“The President’s Emergency Plan for AIDS Relief (PEPFAR) has been one of the most effective and strategic programs the United States has ever undertaken, providing life-saving treatment for one in four people with HIV around the world and preventing millions of new infections. Combined with its investment in global health made through the Global Fund to Fight AIDS, Tuberculosis and Malaria, the United States has a deeply rooted bipartisan commitment to global HIV treatment and prevention. This ‘skinny budget’ is right to maintain that commitment, which is a shared priority of human rights and global health advocates, national security experts, medical professionals and the faith community.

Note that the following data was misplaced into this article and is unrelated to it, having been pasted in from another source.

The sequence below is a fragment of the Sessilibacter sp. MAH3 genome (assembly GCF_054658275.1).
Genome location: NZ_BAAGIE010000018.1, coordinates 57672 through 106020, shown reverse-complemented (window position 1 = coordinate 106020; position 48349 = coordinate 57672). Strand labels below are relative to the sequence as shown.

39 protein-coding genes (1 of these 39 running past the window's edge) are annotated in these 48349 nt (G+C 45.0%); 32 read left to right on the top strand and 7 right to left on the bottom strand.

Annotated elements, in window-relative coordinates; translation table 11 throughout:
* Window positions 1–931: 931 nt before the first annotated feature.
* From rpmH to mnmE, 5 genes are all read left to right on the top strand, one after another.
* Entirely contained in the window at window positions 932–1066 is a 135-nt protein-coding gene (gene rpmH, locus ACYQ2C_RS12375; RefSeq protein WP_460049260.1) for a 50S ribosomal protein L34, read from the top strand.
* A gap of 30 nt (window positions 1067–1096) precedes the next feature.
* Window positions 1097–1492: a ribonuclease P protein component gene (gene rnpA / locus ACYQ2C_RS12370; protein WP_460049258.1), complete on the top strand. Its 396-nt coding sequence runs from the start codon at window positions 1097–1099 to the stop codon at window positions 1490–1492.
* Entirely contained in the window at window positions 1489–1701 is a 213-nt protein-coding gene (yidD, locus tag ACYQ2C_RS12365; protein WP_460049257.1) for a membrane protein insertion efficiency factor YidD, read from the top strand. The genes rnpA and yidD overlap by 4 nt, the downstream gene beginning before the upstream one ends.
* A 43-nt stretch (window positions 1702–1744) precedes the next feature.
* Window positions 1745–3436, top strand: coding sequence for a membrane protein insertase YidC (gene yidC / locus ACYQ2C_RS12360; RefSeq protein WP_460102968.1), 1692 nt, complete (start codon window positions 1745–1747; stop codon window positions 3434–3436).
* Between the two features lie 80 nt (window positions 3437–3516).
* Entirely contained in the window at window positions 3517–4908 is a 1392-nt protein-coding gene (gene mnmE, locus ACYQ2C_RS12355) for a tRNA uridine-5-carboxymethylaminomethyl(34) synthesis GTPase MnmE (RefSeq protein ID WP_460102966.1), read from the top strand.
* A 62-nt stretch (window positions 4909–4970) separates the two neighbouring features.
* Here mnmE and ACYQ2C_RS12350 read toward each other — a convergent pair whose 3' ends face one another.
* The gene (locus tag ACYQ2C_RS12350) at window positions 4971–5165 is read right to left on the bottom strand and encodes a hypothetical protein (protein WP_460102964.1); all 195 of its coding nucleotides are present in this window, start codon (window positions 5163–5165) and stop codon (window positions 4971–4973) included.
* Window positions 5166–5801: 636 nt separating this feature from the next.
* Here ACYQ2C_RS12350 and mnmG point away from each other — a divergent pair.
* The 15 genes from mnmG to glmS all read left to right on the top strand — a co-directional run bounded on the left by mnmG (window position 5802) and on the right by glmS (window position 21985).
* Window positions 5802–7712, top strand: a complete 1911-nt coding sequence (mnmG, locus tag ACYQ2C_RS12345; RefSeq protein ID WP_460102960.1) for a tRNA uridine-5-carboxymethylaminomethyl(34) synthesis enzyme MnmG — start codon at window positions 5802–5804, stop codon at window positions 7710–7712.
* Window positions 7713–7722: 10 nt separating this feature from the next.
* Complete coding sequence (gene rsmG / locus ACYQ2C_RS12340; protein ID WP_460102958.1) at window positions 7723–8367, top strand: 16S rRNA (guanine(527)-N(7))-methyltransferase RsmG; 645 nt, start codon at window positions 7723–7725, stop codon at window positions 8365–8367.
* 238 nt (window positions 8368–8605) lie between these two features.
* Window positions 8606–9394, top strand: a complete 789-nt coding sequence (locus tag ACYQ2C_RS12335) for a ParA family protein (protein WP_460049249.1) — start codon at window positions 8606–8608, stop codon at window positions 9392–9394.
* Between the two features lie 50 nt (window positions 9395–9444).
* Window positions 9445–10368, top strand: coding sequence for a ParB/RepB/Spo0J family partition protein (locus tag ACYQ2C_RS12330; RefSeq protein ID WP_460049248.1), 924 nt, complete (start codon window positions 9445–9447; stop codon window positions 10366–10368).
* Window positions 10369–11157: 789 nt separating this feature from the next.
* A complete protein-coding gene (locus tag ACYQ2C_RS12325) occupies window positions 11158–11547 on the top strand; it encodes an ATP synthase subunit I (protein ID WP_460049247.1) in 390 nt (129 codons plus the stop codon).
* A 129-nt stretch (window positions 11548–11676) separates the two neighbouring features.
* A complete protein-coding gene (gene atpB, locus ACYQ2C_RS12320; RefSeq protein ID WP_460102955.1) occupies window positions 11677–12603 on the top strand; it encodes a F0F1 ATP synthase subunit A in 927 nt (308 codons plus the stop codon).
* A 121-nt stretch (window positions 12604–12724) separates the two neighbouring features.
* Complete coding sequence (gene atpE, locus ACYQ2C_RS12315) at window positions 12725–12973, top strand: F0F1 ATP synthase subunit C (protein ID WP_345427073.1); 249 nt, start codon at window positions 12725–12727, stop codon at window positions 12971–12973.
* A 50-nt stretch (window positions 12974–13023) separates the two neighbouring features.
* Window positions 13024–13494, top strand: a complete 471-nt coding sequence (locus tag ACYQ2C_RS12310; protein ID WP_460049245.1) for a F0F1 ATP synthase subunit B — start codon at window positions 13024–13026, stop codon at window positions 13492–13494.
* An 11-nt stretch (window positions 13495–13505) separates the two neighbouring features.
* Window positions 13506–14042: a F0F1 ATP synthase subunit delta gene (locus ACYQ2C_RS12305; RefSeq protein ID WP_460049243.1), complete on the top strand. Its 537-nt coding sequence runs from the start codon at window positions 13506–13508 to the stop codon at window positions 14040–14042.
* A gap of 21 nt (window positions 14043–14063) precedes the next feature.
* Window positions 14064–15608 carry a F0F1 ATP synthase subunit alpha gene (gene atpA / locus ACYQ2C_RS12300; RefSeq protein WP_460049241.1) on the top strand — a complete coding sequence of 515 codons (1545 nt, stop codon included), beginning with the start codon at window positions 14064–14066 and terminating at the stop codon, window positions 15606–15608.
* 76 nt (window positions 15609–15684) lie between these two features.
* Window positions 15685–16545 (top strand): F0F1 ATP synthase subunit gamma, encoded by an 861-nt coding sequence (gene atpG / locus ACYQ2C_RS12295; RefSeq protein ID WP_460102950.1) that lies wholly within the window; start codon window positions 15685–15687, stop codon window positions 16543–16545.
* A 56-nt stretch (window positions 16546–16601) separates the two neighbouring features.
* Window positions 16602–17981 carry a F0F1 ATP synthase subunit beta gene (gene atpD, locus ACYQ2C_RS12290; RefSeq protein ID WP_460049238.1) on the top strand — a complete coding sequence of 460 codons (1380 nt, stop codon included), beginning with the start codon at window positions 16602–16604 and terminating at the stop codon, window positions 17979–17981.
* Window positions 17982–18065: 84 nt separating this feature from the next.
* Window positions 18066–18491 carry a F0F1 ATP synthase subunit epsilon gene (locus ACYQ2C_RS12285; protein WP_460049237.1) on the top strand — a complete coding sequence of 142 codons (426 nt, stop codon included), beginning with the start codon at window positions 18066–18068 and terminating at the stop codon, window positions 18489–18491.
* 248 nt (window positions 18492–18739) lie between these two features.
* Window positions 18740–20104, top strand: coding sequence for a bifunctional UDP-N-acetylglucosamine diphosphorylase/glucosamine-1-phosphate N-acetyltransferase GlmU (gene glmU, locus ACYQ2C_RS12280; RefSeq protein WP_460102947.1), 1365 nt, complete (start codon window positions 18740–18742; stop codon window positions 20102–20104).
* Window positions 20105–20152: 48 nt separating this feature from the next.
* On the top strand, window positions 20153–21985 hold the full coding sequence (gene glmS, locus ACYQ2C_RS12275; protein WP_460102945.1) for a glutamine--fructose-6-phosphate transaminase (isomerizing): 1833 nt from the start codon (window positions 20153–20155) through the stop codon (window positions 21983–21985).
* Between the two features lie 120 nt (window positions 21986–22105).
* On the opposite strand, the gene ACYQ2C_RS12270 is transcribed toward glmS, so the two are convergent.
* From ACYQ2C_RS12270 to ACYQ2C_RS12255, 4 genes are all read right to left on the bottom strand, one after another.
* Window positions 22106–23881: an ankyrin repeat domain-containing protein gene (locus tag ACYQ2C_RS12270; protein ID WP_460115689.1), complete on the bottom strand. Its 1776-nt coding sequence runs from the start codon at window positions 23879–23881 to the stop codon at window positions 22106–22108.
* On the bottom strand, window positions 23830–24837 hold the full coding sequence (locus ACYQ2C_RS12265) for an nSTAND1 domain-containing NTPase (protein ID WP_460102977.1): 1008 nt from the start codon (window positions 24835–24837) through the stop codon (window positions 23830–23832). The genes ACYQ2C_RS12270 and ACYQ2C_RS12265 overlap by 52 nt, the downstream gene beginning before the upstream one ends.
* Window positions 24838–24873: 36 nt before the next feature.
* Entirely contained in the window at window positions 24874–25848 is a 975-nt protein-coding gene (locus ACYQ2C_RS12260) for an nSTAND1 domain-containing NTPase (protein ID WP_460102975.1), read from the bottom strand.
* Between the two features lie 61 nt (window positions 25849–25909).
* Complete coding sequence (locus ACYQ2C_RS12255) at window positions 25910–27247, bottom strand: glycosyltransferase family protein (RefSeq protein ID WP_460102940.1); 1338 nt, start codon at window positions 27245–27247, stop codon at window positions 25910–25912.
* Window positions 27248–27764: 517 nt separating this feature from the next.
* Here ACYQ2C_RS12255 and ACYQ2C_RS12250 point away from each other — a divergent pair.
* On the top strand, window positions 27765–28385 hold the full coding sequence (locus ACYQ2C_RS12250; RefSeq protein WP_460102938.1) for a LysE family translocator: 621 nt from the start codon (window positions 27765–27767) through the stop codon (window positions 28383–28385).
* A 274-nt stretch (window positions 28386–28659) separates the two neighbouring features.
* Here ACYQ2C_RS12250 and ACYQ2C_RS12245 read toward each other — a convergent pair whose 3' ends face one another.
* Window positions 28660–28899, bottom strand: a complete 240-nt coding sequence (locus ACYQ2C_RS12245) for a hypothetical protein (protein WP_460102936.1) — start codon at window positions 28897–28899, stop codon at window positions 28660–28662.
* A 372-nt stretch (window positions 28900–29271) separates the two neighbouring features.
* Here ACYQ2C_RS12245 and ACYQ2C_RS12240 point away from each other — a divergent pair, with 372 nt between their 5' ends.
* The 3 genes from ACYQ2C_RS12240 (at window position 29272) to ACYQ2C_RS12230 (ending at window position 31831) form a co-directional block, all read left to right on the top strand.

“Still, more than half of people living with HIV do not have access to treatment, and millions are dying unnecessarily because of austerity budgeting. Two billion dollars in additional annual resources are needed from the U.S. to fully fund PEPFAR and the Global Fund. Maintaining the status quo is no reason to celebrate — it’s a decision to not do the necessary scale up via PEPFAR, which leaves 19 million people untreated and will cause millions of avoidable deaths.
“We are also deeply concerned about the proposed cuts to the National Institutes of Health, Health and Human Services, and other global health programming, which will make it harder to end AIDS as an epidemic by 2030. Cutting health and research budgets — global or domestic — is a short-sighted approach that trades short-term cuts at the expense of people’s lives, driving up long-term costs and abandoning promising new HIV medicines already in the pipeline. We call on Congress to refuse these proposed cuts and to fully fund the U.S. share of global AIDS treatment scale up in the final budget.”